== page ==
follow them.  Now even you, Monsieur Valmont (I can
see you are the most generous of men, with a lively
sympathy found to perfection only in France), even
you must suffer a pang of regret when you lay a
thief by the heels who has done his task deftly."

  "I fear, Mr. Dacre, you credit me with a
magnanimity to which I dare not lay claim.  The
criminal is a danger to society."

  "True, true, you are in the right, Monsieur
Valmont.  Still, admit there are cases that would
touch you tenderly.  For example, a man ordinarily
honest; a great need; a sudden opportunity.  He
takes that of which another has abundance, and he,
nothing.  What then, Monsieur Valmont?  Is the man
to be sent to perdition for a momentary weakness?"

  His words astonished me.  Was I on the verge of
hearing a confession?  It almost amounted to that

  "Mr. Dacre," I said, "I cannot enter into the
subtleties you pursue.  My duty is to find the

  "Again I say you are in the right, Monsieur
Valmont, and I am enchanted to find so sensible a
head on French shoulders.  Although you are a more
recent arrival, if I may say so, than myself, you
nevertheless already give utterance to sentiments
which do honor to England.  It is your duty to hunt
down the criminal.  Very well.  In that I think I
can aid you, and thus have taken the liberty of
requesting your attendance here this morning.  Let
me fill your glass again, Monsieur Valmont."

  "No more, I beg of you, Mr. Dacre."

  "What, do you think the receiver is as bad as the

  I was so taken aback by this remark that I
suppose my face showed the amazement within me. 
But the young man merely laughed with apparently
free-hearted enjoyment, poured more wine into his
own glass, and tossed it off.  Not knowing what to
say, I changed the current of conversation.

  "Mr. Gibbes said you had been kind enough to
recommend me to his attention.  May I ask how you
came to hear of me? "

  "Ah! who has not heard of the renowned Monsieur
Valmont," and as he said this, for the first time
there began to grow a suspicion in my mind that he
was chaffing me, as it is called in England--a
procedure which I cannot endure.  Indeed, if this
gentleman practiced such a barbarism in my own
country he would find himself with a duel on his
hands before he had gone far.  However, the next
instant his voice resumed its original fascination,
and I listened to it as to some delicious melody.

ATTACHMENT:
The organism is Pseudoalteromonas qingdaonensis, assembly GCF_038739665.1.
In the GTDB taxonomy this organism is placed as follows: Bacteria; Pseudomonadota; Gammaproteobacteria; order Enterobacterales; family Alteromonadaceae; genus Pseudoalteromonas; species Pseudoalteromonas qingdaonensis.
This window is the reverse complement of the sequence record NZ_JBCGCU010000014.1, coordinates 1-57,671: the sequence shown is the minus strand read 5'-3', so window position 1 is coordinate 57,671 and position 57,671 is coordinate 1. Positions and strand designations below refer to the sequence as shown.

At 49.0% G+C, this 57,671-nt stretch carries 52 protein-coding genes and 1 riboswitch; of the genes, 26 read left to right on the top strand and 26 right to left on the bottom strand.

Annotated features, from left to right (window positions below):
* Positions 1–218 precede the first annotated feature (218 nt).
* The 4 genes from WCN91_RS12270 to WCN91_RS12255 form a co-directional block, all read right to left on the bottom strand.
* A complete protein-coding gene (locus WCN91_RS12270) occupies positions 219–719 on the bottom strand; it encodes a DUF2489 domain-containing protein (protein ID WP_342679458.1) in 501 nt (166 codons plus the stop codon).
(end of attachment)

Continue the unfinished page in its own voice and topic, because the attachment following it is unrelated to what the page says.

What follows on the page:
"I need only mention my cousin, Lady Gladys
Dacre, and you will at once understand why I
recommended you to my friend.  The case of Lady
Gladys, you will remember, required a delicate
touch which is not always to be had in this land of
England, except when those who possess the gift do
us the honor to sojourn with us."

  I noticed that my glass was again filled, and
bowing an acknowledgment of his compliment, I
indulged in another sip of the delicious wine.  I
sighed, for I began to realize it was going to be
very difficult for me, in spite of my disclaimer,
to tell this man's friend he had stolen the money. 
All this time he had been sitting on the edge of
the table, while I occupied a chair at its end.  He
sat there in careless fashion, swinging a foot to
and fro.  Now he sprang to the floor, and drew up a
chair, placing on the table a blank sheet of paper. 
Then he took from the mantelshelf a packet of
letters, and I was astonished to see they were held
together by two bits of cardboard and a rubber band
similar to the combination that had contained the
folded bank notes.  With great nonchalance he
slipped off the rubber band, threw it and the
pieces of cardboard on the table before me, leaving
the documents loose to his hand.

  "Now, Monsieur Valmont," he cried jauntily, "you
have been occupied for several days on this case,
the case of my dear friend Bentham Gibbes, who is
one of the best fellows in the world."

  "He said the same of you, Mr. Dacre."

  "I am gratified to hear it.  Would you mind
letting me know to what point your researches have
led you?"

  "They have led me in a direction rather than to a

  "Ah! In the direction of a man, of course?"


  "Who is he?"

  "Will you pardon me if I decline to answer this
question at the present moment?"

  "That means you are not sure."

  "It may mean, Mr. Dacre, that I am employed by
Mr. Gibbes, and do not feel at liberty to disclose
the results of my quest without his permission."

  "But Mr. Bentham Gibbes and I are entirely at one
in this matter.  Perhaps you are aware that I am
the only person with whom he has discussed the case
besides yourself."

  "That is undoubtedly true, Mr. Dacre; still, you
see the difficulty of my position."

  "Yes, I do, and so shall press you no farther. 
But I also have been studying the problem in a
purely amateurish way, of course.  You will perhaps